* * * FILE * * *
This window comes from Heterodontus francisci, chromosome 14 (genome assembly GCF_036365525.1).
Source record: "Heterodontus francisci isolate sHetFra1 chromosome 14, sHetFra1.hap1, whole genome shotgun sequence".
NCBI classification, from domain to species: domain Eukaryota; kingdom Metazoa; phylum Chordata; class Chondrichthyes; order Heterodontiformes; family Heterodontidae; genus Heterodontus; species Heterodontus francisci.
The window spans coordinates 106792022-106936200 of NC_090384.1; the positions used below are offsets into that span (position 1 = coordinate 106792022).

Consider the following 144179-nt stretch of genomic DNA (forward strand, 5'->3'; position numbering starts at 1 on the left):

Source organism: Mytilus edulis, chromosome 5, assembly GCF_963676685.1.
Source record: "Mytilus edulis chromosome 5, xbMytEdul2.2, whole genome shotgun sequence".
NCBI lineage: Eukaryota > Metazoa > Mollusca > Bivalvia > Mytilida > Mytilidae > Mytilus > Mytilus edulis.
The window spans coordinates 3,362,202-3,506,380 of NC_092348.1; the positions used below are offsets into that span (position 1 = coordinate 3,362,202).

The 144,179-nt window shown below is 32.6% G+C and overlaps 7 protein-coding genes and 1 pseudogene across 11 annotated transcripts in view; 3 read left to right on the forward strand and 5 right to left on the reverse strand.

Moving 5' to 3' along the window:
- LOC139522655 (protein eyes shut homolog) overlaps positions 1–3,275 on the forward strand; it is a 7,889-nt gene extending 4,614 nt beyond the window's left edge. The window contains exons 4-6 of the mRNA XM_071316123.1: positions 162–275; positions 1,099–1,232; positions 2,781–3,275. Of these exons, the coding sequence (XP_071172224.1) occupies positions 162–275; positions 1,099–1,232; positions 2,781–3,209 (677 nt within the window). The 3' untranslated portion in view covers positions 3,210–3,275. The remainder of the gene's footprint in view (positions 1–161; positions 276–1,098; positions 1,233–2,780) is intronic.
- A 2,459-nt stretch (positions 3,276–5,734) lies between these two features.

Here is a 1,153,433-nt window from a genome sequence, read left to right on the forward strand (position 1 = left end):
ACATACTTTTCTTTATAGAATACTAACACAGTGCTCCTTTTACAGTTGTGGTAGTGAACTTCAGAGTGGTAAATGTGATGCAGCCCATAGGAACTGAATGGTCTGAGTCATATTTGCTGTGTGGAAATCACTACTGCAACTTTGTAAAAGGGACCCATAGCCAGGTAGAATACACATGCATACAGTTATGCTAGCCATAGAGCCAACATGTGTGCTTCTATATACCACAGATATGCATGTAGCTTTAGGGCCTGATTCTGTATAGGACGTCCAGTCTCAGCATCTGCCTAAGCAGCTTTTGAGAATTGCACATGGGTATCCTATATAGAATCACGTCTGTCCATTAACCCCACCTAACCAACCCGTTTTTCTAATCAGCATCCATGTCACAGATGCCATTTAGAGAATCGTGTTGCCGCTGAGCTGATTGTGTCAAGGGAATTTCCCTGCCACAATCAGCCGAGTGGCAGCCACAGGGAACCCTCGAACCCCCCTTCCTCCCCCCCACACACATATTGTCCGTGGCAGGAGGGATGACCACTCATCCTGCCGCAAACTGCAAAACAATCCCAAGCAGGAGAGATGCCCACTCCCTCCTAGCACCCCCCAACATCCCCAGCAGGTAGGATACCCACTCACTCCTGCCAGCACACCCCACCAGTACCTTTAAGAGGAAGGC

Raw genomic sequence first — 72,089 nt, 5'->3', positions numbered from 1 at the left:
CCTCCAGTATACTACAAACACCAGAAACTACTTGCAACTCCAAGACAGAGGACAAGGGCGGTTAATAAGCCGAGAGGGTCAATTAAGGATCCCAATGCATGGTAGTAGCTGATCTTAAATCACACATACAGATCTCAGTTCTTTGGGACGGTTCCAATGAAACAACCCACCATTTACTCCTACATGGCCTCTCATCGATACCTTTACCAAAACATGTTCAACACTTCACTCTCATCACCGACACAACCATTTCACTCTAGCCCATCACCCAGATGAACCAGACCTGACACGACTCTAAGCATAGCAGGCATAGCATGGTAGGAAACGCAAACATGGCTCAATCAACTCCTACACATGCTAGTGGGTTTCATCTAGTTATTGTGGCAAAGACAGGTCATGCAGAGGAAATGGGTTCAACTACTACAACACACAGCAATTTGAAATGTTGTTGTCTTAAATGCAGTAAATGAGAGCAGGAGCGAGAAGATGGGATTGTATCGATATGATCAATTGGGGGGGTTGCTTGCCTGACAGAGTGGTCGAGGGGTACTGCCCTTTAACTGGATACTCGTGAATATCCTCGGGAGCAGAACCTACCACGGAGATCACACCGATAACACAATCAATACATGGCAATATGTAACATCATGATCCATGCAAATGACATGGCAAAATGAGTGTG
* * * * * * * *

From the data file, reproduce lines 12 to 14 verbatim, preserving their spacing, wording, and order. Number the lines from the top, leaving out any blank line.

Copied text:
- LOC139522655 (protein eyes shut homolog) overlaps positions 1–3,275 on the forward strand; it is a 7,889-nt gene extending 4,614 nt beyond the window's left edge. The window contains exons 4-6 of the mRNA XM_071316123.1: positions 162–275; positions 1,099–1,232; positions 2,781–3,275. Of these exons, the coding sequence (XP_071172224.1) occupies positions 162–275; positions 1,099–1,232; positions 2,781–3,209 (677 nt within the window). The 3' untranslated portion in view covers positions 3,210–3,275. The remainder of the gene's footprint in view (positions 1–161; positions 276–1,098; positions 1,233–2,780) is intronic.
- A 2,459-nt stretch (positions 3,276–5,734) lies between these two features.

Here is a 1,153,433-nt window from a genome sequence, read left to right on the forward strand (position 1 = left end):